To be entitled to prisoner-of-war status, captured service members must be lawful combatants entitled to combatant's privilege—which gives them immunity from punishment for crimes constituting lawful acts of war, e.g., killing enemy troops. To qualify under the Third Geneva Convention, a combatant must have conducted military operations according to the laws and customs of war, be part of a chain of command, wear a "fixed distinctive marking, visible from a distance" and bear arms openly. Thus, uniforms and/or badges are important in determining prisoner-of-war status; and francs-tireurs, terrorists, saboteurs, mercenaries and spies do not qualify. In practice, these criteria are not always interpreted strictly. Guerrillas, for example, do not necessarily wear an issued uniform nor carry arms openly, yet captured combatants of this type have sometimes been granted POW status. The criteria are generally applicable to international armed conflicts. In civil wars, insurgents are often treated as traitors or criminals by government forces, and are sometimes executed. However, in the American Civil War, both sides treated captured troops as POWs, presumably out of reciprocity, though the Union regarded Confederacy personnel as separatist rebels. However, guerrillas and other irregular combatants generally cannot expect to simultaneously benefit from both civilian and military status.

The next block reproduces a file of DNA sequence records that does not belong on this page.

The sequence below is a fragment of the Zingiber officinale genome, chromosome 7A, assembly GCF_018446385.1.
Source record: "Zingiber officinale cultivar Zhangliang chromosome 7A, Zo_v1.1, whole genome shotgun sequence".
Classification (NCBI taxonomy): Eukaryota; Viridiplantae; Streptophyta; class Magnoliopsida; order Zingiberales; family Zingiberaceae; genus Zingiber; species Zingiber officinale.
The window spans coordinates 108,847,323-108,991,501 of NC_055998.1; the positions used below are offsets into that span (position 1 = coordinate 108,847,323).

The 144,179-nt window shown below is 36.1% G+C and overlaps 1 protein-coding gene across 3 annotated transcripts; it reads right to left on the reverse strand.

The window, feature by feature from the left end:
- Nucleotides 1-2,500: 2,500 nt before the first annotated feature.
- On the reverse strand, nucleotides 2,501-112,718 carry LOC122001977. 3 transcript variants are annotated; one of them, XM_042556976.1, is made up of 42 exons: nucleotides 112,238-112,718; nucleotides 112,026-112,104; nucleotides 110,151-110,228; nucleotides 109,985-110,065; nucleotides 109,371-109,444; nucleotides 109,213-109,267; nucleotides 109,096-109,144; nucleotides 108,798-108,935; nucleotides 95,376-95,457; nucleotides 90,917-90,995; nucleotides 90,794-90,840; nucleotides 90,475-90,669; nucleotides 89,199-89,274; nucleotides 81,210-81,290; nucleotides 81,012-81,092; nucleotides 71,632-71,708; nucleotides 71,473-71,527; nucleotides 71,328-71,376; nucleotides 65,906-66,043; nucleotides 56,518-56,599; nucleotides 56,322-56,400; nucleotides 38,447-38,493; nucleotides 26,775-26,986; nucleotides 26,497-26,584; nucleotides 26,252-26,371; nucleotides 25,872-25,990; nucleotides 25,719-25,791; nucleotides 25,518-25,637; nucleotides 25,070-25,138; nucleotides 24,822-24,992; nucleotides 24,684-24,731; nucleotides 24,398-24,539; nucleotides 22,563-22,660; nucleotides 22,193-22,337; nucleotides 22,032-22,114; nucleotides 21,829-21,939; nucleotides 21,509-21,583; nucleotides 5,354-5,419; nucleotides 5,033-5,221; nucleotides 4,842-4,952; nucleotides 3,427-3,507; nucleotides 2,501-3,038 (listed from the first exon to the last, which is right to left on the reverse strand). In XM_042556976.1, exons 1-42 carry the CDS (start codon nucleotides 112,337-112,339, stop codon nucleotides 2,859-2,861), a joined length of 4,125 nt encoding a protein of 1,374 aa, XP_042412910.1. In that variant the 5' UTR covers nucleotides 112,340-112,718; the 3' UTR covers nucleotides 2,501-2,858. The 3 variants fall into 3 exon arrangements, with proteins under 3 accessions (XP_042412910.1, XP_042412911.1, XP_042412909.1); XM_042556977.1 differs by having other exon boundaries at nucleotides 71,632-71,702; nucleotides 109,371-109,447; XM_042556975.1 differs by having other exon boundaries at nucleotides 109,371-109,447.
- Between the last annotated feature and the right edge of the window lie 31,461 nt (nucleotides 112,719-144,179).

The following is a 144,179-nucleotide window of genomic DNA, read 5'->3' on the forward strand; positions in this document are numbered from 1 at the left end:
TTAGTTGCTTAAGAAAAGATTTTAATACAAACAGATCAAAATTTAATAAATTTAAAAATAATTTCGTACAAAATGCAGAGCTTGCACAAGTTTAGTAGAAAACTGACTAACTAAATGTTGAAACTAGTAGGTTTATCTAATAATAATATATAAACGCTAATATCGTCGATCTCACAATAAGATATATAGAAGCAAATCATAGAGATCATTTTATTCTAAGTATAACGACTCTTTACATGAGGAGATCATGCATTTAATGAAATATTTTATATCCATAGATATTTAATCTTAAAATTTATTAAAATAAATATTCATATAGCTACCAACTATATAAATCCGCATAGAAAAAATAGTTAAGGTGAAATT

The United States Military Code of Conduct, Articles III, are for United States service members who have been taken prisoner. They were created in response to the breakdown of leadership which can happen in a typical environment such as a POW situation, specifically when US forces were POWs during the Korean War. When a person is taken prisoner, the Code of Conduct reminds the service member that the chain of command is still in effect (the highest ranking service member, eligible to command, regardless of armed service branch, is in command), and that the service member cannot receive special favors or parole from their captors, lest this undermine the service member's chain of command.
During World War I about 8 million men surrendered and were held in POW camps until the war ended. All nations pledged to follow the Hague rules on fair treatment of prisoners of war, and in general the POWs had a much higher survival rate than their peers who were not captured. Individual surrenders were uncommon; usually a large unit surrendered all its men. At Tannenberg 92,000 Russians surrendered during the battle. When the besieged garrison of Kaunas surrendered in 1915, 20,000 Russians became prisoners. Over half the Russian losses were prisoners as a proportion of those captured, wounded or killed. About 3.3 million men became prisoners.